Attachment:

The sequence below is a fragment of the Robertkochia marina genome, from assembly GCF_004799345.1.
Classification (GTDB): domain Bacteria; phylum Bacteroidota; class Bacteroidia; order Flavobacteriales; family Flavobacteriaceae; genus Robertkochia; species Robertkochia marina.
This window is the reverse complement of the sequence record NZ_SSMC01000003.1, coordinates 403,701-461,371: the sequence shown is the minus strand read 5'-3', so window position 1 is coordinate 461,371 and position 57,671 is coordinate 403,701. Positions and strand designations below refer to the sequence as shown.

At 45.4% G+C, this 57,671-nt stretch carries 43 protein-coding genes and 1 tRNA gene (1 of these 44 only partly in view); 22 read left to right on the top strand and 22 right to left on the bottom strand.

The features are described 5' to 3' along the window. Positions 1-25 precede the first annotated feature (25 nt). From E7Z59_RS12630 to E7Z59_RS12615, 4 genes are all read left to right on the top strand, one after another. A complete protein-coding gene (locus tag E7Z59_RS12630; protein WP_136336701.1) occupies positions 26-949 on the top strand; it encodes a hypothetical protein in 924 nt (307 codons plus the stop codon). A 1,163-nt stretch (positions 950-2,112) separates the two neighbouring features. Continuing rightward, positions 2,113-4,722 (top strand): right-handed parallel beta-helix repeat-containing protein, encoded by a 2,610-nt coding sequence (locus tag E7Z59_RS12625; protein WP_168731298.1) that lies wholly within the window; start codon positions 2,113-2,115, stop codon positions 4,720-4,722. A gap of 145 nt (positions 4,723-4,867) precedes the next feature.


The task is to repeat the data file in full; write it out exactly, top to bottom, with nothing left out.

The sequence below is a fragment of the Robertkochia marina genome, from assembly GCF_004799345.1.
Classification (GTDB): domain Bacteria; phylum Bacteroidota; class Bacteroidia; order Flavobacteriales; family Flavobacteriaceae; genus Robertkochia; species Robertkochia marina.
This window is the reverse complement of the sequence record NZ_SSMC01000003.1, coordinates 403,701-461,371: the sequence shown is the minus strand read 5'-3', so window position 1 is coordinate 461,371 and position 57,671 is coordinate 403,701. Positions and strand designations below refer to the sequence as shown.

At 45.4% G+C, this 57,671-nt stretch carries 43 protein-coding genes and 1 tRNA gene (1 of these 44 only partly in view); 22 read left to right on the top strand and 22 right to left on the bottom strand.

The features are described 5' to 3' along the window. Positions 1-25 precede the first annotated feature (25 nt). From E7Z59_RS12630 to E7Z59_RS12615, 4 genes are all read left to right on the top strand, one after another. A complete protein-coding gene (locus tag E7Z59_RS12630; protein WP_136336701.1) occupies positions 26-949 on the top strand; it encodes a hypothetical protein in 924 nt (307 codons plus the stop codon). A 1,163-nt stretch (positions 950-2,112) separates the two neighbouring features. Continuing rightward, positions 2,113-4,722 (top strand): right-handed parallel beta-helix repeat-containing protein, encoded by a 2,610-nt coding sequence (locus tag E7Z59_RS12625; protein WP_168731298.1) that lies wholly within the window; start codon positions 2,113-2,115, stop codon positions 4,720-4,722. A gap of 145 nt (positions 4,723-4,867) precedes the next feature.